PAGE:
The Lead Character In Fleabag Has Revealed She's Bisexual

In the latest episode of the hit TV series, the title character's sexuality was subtly confirmed with an on-screen kiss that has delighted viewers.

The Lead Character In Fleabag Has Revealed She's Bisexual
Image: Maarten de Boer/Getty

Fans are praising last night’s episode of ‘Fleabag’ which saw the title character reveal that she is bisexual.

During episode three, Fleabag (played by Phoebe Waller-Bridge) meets businesswoman Belinda who is played by Kristen Scott Thomas.

The pair were having a drink and Belinda asks Fleabag if she’s a lesbian. Fleabag responds saying, “not strictly.” Fleabag then kisses Belinda who rejects her because she is not Belinda’s “type”.

Fans of the show have commended to this exploration of the lead character’s sexuality with many taking the scene as confirmation that Fleabag, who is also attracted to a priest played by Andrew Scott, is bisexual.

Many have shown their appreciation of this representation of bisexuality which is relatively uncharted on primetime television.

One fan said, “That five-minute scene between PWB and Kristin Scott Thomas in tonight’s #Fleabag deserves to melt the internet. Just brilliant.”

Another fan said they were “in tears” to see “some bi representation”.

Fleabag has been adapted from Phoebe Waller-Bridge’s one-woman-show in which the character was confirmed to be bisexual.

This kiss between Fleabag and Belinda is the first nod to her bisexuality in the television series.

The show is currently in its second season and is much loved by fans for its strong characters.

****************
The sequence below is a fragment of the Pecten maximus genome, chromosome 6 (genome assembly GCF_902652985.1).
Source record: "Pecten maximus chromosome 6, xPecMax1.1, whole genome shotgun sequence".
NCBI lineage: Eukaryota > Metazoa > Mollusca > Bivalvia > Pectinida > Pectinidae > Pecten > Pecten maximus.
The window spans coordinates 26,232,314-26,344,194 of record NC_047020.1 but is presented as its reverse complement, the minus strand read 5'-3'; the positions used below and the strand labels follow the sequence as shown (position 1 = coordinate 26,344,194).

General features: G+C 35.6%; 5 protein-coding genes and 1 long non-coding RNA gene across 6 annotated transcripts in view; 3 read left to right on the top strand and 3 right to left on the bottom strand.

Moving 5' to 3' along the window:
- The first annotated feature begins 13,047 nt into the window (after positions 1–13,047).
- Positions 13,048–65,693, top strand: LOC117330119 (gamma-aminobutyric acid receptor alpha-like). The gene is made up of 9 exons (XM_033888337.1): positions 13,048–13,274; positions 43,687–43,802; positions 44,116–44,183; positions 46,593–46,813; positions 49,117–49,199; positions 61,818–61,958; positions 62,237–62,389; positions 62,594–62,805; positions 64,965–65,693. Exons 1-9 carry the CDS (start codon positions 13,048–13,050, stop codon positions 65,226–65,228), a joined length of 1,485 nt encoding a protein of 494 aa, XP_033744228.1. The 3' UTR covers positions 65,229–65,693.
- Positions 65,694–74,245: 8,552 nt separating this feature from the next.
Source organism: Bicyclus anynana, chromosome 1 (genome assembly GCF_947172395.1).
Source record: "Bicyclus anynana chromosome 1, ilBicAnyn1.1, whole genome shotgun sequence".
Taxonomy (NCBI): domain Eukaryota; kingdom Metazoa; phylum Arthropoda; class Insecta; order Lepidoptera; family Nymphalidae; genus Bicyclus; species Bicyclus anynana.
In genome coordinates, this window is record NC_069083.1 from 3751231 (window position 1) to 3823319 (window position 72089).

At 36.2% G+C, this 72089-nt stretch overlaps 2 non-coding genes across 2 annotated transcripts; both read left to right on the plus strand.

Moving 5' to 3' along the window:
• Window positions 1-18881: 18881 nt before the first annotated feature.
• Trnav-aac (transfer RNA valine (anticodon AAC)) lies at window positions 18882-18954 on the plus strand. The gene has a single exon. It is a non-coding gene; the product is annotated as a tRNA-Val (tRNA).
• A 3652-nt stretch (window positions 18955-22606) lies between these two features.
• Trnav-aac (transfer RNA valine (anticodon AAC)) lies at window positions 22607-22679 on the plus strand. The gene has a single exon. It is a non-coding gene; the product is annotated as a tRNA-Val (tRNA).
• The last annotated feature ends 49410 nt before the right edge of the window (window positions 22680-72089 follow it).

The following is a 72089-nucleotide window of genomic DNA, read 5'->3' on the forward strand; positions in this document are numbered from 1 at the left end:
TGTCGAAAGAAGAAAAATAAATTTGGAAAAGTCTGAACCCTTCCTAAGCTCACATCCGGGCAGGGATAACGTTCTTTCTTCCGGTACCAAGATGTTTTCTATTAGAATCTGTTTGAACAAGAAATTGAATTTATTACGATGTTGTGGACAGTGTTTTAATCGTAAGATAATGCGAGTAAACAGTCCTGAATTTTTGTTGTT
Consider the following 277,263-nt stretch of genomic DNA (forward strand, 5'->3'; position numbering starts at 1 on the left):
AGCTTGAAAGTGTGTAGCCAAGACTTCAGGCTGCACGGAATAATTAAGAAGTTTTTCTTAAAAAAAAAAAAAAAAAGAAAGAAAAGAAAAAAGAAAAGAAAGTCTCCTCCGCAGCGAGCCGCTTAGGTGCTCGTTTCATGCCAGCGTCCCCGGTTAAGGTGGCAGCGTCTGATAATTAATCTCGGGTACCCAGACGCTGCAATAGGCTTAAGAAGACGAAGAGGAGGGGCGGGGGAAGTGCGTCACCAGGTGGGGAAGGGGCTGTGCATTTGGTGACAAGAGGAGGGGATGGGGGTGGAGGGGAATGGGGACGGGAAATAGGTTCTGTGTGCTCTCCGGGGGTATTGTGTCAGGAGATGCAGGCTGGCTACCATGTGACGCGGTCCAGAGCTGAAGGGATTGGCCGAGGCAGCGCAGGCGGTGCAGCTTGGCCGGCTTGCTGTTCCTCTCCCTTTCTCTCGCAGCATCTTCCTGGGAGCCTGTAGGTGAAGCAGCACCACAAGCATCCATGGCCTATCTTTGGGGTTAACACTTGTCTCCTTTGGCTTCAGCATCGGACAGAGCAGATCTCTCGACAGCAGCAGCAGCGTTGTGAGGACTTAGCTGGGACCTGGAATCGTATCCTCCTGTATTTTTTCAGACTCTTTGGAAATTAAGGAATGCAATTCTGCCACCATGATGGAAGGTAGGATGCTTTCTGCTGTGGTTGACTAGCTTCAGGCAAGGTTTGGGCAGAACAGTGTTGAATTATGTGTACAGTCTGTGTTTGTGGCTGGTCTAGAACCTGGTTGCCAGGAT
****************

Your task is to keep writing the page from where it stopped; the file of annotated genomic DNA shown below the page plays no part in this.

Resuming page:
The priest is played by Andrew Scott who has said that being gay doesn’t stop him playing opposite women.

 

The Lead Character In Fleabag Has Revealed She's Bisexual
Andrew Scott stars in season 2 of ‘Fleabag’

He told Huffington Post: “It’s not remotely difficult for me to have chemistry with Phoebe Waller-Bridge and that goes for a lot of women I’ve played opposite.

“It’s ludicrous and almost insulting to say otherwise. The most important thing is that you have a real chemistry with the person you’re playing opposite.”

He added: “There hasn’t been a particularly level playing field with regards to who gets to play what. I can only speak for myself, but I think it’s very important that all of us are able to imagine acting is about being empathetic: what is it like to be in someone else’s shoes?

“So, I think it’s dangerous territory to go down sometimes to think that we’re only allowed to play our own – not just our own sexuality, but our own nationality or identity – that we’re only allowed to… represent things that are within our experience.”

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